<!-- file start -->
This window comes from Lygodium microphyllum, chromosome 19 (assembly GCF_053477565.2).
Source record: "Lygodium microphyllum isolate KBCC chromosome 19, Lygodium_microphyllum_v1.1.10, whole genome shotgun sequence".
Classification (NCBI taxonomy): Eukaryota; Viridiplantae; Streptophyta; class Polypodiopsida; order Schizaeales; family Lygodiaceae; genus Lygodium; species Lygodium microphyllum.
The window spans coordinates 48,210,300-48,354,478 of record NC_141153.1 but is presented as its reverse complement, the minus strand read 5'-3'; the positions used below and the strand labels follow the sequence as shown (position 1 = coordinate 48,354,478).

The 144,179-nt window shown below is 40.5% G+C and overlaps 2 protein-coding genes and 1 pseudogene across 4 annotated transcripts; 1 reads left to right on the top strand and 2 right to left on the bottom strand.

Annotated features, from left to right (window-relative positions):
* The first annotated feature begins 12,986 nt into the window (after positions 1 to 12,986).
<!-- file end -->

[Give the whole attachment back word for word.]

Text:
This window comes from Lygodium microphyllum, chromosome 19 (assembly GCF_053477565.2).
Source record: "Lygodium microphyllum isolate KBCC chromosome 19, Lygodium_microphyllum_v1.1.10, whole genome shotgun sequence".
Classification (NCBI taxonomy): Eukaryota; Viridiplantae; Streptophyta; class Polypodiopsida; order Schizaeales; family Lygodiaceae; genus Lygodium; species Lygodium microphyllum.
The window spans coordinates 48,210,300-48,354,478 of record NC_141153.1 but is presented as its reverse complement, the minus strand read 5'-3'; the positions used below and the strand labels follow the sequence as shown (position 1 = coordinate 48,354,478).

The 144,179-nt window shown below is 40.5% G+C and overlaps 2 protein-coding genes and 1 pseudogene across 4 annotated transcripts; 1 reads left to right on the top strand and 2 right to left on the bottom strand.

Annotated features, from left to right (window-relative positions):
* The first annotated feature begins 12,986 nt into the window (after positions 1 to 12,986).